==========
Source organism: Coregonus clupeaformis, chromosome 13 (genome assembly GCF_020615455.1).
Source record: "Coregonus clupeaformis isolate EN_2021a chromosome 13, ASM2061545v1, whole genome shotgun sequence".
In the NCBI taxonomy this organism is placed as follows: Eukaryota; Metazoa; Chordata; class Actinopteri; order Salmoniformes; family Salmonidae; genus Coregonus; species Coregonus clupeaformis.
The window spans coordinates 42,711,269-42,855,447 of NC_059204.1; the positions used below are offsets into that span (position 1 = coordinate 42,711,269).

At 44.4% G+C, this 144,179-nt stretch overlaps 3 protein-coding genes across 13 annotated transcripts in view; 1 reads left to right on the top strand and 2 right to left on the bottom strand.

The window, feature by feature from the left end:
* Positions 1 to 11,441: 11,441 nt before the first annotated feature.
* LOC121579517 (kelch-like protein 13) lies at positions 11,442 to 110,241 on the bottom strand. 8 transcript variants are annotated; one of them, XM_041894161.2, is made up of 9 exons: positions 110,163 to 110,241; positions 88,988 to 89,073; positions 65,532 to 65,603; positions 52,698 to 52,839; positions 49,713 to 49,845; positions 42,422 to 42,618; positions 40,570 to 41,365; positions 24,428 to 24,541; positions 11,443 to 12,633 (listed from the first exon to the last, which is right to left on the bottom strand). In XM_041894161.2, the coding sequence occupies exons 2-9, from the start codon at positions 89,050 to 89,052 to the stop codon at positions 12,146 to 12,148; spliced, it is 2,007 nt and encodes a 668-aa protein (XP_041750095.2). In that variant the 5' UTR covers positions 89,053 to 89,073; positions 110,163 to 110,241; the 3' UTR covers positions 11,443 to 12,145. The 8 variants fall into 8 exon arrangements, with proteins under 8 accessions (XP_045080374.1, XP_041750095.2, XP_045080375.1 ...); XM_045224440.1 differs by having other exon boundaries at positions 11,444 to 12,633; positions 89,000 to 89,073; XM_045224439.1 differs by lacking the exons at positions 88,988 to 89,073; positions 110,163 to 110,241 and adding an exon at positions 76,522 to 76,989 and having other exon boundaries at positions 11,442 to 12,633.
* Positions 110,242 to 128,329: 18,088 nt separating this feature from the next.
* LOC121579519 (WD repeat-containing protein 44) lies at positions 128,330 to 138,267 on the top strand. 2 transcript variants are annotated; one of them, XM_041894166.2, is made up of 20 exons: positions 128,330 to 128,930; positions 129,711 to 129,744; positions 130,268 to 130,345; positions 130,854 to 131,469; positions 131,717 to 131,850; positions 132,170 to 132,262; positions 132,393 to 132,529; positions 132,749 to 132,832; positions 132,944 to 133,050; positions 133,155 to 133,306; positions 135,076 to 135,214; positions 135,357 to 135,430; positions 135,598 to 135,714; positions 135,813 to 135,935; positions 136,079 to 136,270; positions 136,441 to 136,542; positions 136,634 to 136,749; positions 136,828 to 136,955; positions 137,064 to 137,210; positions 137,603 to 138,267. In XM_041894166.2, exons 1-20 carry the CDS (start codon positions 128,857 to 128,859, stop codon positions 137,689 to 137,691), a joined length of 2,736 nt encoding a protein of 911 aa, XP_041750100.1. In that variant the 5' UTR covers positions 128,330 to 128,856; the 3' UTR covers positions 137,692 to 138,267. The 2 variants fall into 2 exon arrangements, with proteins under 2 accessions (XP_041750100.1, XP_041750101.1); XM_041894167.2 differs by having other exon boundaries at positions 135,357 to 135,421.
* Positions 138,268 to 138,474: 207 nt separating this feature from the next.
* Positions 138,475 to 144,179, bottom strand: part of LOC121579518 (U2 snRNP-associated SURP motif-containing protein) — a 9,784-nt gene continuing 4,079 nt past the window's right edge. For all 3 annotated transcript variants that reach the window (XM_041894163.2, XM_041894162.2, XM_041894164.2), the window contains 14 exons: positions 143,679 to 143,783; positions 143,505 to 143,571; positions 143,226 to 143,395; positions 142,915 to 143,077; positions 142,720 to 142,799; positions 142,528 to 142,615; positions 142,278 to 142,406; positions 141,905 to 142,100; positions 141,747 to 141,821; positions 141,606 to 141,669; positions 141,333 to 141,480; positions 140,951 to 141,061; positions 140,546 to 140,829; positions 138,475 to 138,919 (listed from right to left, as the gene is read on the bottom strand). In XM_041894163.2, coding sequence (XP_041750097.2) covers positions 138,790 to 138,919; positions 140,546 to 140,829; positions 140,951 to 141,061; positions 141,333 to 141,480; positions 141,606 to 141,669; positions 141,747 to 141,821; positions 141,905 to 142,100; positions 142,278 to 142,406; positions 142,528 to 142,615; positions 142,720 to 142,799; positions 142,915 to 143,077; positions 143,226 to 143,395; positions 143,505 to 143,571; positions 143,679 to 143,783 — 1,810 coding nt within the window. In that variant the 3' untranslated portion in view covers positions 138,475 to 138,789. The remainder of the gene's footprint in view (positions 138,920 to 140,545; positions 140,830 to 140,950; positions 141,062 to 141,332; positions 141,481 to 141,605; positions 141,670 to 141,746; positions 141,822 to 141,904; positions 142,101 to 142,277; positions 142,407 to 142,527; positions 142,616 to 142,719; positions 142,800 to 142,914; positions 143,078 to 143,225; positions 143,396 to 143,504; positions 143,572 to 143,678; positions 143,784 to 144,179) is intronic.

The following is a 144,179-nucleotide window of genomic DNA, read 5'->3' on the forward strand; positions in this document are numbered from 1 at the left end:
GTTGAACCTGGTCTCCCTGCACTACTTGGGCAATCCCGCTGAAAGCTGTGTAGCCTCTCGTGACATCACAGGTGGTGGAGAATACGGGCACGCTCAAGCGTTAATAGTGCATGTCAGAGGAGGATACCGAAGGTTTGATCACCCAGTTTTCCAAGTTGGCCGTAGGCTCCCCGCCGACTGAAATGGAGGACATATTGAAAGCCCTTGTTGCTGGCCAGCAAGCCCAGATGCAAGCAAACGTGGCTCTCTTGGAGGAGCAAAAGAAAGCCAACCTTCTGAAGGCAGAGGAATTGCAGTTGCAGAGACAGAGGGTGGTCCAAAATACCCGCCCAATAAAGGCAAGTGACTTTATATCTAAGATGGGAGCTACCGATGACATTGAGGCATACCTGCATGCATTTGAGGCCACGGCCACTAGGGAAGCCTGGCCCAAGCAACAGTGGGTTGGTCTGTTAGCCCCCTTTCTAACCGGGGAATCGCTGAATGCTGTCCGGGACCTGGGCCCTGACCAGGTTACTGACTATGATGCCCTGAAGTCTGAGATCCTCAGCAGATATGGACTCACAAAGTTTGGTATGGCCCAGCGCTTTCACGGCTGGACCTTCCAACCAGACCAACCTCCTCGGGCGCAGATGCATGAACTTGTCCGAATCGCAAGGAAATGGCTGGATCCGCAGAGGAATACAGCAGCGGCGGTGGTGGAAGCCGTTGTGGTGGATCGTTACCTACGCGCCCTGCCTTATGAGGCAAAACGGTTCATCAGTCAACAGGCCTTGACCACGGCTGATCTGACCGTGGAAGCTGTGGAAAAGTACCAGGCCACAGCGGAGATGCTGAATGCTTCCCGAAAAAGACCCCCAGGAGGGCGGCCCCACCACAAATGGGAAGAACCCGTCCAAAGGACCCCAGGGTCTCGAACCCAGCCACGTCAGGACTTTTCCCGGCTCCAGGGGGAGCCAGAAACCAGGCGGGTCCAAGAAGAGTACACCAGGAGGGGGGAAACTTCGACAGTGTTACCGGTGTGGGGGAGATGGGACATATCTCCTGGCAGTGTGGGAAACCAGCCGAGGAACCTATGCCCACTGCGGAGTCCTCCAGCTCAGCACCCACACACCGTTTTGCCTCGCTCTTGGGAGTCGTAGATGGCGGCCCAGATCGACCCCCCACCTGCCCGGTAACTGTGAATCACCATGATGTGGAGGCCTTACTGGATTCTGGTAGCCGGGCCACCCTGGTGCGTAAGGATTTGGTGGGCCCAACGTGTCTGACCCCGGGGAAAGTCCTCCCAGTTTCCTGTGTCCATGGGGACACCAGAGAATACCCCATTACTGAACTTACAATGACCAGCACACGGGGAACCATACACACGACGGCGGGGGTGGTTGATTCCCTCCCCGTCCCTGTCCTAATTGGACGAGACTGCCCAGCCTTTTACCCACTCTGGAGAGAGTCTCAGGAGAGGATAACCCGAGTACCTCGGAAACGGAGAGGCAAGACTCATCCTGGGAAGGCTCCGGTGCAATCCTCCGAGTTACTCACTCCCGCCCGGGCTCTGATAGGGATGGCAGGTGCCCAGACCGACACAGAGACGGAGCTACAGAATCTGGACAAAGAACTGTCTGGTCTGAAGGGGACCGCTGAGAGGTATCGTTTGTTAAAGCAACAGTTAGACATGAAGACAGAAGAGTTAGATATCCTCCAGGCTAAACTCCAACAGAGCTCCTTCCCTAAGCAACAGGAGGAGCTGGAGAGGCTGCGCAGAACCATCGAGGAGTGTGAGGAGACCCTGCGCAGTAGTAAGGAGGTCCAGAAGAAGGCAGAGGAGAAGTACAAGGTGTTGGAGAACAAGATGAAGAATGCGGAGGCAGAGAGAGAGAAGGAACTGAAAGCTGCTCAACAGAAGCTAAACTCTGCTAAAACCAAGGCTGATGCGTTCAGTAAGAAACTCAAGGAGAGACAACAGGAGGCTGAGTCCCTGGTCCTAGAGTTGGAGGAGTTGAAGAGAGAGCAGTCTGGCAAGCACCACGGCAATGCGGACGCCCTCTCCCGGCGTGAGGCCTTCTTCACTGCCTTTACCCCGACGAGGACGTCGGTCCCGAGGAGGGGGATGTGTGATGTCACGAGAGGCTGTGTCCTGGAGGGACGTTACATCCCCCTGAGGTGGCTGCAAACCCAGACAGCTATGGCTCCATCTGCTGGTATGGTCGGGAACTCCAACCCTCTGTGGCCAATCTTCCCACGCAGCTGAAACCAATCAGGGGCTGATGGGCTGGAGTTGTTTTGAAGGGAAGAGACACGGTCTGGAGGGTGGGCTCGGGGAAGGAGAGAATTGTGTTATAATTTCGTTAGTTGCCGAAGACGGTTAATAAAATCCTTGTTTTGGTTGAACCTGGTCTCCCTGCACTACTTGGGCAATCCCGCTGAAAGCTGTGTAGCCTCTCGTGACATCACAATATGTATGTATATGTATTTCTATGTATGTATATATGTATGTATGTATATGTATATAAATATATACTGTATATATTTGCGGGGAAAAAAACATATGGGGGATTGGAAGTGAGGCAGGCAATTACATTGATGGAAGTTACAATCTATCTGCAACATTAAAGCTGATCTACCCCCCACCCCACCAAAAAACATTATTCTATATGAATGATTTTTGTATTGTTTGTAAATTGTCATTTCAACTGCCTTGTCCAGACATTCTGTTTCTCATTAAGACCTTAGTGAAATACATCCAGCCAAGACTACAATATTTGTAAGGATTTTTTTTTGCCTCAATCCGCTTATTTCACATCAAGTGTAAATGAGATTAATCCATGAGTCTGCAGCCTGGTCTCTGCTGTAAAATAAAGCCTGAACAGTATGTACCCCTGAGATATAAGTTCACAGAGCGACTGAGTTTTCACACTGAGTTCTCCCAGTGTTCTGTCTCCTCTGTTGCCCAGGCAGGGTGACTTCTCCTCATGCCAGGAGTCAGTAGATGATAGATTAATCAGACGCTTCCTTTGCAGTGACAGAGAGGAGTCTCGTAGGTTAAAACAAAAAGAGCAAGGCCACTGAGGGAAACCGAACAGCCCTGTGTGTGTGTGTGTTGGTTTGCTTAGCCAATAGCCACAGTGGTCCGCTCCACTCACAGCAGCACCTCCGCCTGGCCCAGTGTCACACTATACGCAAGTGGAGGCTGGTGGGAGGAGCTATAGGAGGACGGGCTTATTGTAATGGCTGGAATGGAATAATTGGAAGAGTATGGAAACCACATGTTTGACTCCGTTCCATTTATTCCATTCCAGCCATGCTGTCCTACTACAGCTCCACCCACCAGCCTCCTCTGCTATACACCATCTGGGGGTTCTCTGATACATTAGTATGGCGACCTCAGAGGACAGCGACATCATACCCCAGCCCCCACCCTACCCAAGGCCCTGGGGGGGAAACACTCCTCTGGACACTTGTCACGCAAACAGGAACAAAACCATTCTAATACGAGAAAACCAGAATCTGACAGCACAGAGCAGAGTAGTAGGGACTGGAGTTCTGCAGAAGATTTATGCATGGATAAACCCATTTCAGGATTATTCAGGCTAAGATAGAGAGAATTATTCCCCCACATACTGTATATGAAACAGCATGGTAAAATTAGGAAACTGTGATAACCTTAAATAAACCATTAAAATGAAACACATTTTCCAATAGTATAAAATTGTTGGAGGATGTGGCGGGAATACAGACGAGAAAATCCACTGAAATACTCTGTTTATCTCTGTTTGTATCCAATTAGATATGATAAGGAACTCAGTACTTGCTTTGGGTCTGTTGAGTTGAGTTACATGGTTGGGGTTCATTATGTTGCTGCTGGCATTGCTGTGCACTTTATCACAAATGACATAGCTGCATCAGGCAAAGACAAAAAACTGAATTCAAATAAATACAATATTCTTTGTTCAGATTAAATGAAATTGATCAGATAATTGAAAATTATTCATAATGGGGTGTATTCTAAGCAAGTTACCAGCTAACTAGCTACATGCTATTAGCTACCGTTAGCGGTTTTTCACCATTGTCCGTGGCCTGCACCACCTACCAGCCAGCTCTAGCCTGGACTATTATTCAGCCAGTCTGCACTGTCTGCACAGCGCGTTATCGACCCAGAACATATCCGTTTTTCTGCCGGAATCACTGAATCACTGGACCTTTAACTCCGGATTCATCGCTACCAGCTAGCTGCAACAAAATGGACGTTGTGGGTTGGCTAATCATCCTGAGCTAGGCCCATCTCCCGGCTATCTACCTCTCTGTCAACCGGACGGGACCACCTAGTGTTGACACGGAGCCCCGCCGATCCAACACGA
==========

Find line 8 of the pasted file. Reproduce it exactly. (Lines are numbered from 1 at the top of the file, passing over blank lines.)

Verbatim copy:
* LOC121579517 (kelch-like protein 13) lies at positions 11,442 to 110,241 on the bottom strand. 8 transcript variants are annotated; one of them, XM_041894161.2, is made up of 9 exons: positions 110,163 to 110,241; positions 88,988 to 89,073; positions 65,532 to 65,603; positions 52,698 to 52,839; positions 49,713 to 49,845; positions 42,422 to 42,618; positions 40,570 to 41,365; positions 24,428 to 24,541; positions 11,443 to 12,633 (listed from the first exon to the last, which is right to left on the bottom strand). In XM_041894161.2, the coding sequence occupies exons 2-9, from the start codon at positions 89,050 to 89,052 to the stop codon at positions 12,146 to 12,148; spliced, it is 2,007 nt and encodes a 668-aa protein (XP_041750095.2). In that variant the 5' UTR covers positions 89,053 to 89,073; positions 110,163 to 110,241; the 3' UTR covers positions 11,443 to 12,145. The 8 variants fall into 8 exon arrangements, with proteins under 8 accessions (XP_045080374.1, XP_041750095.2, XP_045080375.1 ...); XM_045224440.1 differs by having other exon boundaries at positions 11,444 to 12,633; positions 89,000 to 89,073; XM_045224439.1 differs by lacking the exons at positions 88,988 to 89,073; positions 110,163 to 110,241 and adding an exon at positions 76,522 to 76,989 and having other exon boundaries at positions 11,442 to 12,633.